The tower, completed in 1930 and one of the most recognisable symbols of Manhattan's skyline, was for a short time the tallest building in the world, only to be surpassed when the Empire State Building
Aby Rosen’s RFR Holding has reached an agreement to buy Manhattan’s landmark Chrysler Building for about $150 million, according to people with knowledge of the matter.
That price is significantly below the $800 million the Abu Dhabi Investment Council paid in 2008 for a 90 percent stake in the art deco tower near Grand Central Terminal. The deal includes both the office building and the Trylons - the pyramid-shaped retail complex adjacent to the property - said one of the people, who wasn’t authorised to speak because the matter is private.
A spokesman for CBRE Group, which is marketing the property, declined to comment. Representatives for RFR and Tishman Speyer, which owns a 10 percent stake, also declined to comment.
The tower, completed in 1930 and one of the most recognisable symbols of Manhattan’s skyline, was for a short time the tallest building in the world, only to be surpassed when the Empire State Building opened the following year. But its interior is aging, and New York tenants have been favouring new glassy skyscrapers at Hudson Yards on the far west side and the World Trade Centre downtown.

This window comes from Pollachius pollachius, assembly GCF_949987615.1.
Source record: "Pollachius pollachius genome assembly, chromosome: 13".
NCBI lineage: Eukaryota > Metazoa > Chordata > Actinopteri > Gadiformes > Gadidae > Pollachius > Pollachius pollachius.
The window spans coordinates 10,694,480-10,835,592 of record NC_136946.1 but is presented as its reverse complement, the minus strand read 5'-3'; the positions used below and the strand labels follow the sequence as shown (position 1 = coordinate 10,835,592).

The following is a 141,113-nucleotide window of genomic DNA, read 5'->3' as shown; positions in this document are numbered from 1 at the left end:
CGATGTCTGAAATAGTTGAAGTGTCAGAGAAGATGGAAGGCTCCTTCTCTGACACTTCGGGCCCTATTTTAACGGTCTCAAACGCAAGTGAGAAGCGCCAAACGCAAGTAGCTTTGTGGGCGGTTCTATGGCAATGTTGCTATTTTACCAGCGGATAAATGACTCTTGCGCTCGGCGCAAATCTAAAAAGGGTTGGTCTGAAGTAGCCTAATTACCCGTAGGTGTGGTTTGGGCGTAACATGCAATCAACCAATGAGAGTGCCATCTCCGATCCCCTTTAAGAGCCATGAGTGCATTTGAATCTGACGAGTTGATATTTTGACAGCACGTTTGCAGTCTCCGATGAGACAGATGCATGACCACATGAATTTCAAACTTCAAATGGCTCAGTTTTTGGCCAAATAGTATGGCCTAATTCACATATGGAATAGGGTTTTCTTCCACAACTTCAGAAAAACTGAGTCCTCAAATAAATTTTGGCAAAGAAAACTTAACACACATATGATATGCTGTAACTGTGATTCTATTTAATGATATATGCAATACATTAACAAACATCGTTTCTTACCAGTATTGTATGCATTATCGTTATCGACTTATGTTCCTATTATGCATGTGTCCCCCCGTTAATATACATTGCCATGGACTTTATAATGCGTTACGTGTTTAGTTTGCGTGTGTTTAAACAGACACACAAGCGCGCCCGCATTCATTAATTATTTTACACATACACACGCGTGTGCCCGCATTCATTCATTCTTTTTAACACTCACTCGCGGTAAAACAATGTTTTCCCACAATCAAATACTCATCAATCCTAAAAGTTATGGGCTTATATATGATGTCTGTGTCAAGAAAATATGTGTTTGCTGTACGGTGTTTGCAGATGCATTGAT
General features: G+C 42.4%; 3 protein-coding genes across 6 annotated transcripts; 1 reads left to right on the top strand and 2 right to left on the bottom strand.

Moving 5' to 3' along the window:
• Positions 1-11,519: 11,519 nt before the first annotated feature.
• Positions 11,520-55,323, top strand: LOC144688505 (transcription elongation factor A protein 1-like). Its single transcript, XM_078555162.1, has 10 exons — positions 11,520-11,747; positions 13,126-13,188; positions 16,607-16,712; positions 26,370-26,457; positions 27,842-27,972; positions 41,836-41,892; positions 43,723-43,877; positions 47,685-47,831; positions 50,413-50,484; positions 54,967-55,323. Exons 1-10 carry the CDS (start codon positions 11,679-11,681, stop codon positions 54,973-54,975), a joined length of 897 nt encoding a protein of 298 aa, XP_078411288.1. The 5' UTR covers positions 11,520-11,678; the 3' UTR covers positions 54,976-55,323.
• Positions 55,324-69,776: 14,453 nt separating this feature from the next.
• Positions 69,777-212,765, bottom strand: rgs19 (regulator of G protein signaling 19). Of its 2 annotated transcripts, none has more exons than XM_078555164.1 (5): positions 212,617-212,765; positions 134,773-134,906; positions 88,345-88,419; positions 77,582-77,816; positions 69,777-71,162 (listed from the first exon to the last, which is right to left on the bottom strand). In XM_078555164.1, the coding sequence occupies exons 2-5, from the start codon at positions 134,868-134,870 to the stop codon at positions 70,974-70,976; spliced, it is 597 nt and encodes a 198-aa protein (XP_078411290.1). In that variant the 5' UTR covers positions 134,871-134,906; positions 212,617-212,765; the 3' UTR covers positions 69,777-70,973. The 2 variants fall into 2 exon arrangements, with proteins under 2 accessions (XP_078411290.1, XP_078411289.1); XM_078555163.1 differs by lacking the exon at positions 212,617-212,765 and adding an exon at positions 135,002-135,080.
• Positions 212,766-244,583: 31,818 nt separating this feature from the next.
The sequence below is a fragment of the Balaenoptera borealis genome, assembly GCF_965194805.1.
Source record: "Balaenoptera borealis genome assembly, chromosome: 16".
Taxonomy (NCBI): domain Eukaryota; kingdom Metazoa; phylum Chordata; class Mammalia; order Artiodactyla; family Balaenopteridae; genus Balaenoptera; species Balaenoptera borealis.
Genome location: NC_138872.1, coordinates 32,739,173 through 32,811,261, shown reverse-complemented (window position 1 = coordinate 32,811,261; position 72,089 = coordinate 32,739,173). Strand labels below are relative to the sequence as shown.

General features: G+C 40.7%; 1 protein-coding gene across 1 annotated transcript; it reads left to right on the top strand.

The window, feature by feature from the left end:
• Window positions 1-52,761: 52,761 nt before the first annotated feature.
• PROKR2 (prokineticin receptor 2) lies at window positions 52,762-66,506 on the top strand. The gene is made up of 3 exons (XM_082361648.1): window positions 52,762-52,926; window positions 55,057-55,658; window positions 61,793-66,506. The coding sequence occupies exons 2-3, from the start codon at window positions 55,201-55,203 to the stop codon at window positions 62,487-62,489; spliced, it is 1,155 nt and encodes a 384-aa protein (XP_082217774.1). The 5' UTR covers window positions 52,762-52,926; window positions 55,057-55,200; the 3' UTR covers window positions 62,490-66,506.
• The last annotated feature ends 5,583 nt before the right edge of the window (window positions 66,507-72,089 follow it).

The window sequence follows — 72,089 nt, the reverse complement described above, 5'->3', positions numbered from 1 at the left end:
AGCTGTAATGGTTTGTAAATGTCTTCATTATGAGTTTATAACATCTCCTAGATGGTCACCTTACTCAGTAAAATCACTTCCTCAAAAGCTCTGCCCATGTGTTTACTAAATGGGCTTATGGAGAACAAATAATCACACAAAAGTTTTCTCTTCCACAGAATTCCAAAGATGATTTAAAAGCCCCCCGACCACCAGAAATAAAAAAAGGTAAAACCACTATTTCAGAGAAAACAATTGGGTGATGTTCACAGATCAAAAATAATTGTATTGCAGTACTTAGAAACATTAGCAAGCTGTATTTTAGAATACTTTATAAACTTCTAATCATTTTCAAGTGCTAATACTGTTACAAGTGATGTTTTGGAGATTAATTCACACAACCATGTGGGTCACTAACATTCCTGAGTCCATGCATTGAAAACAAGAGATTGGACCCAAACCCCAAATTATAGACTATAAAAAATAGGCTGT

Another factor that brokers say dents the value of the Chrysler Building is increasing expenses tied to its ground lease. The land under the tower is owned by the Cooper Union school, which raised the annual fee to $32.5 million last year from $7.75 million in 2017, CBRE confirmed in January. More increases are scheduled in coming years.
“The ground lease is a glaringly obvious negative,” said Adelaide Polsinelli, a broker at New York City-based Compass. “The other negatives are that the space is not new and it is landmarked, therefore it’s twice as hard to get anything done.”
Tishman Speyer bought the Chrysler Building with a partner in 1998 for about $230 million, and several years later they sold a 75 percent interest to Germany’s TMW. Abu Dhabi bought the German fund’s share as well as part of Tishman’s in 2008. The Real Deal earlier Friday reported that RFR was close to a deal to buy the tower.
Rosen, known as an art collector as well as a developer, controls properties including the Seagram Building, another landmark Midtown skyscraper. He is marketing condos at 100 E. 53rd St., a tower designed by Norman Foster’s architecture firm.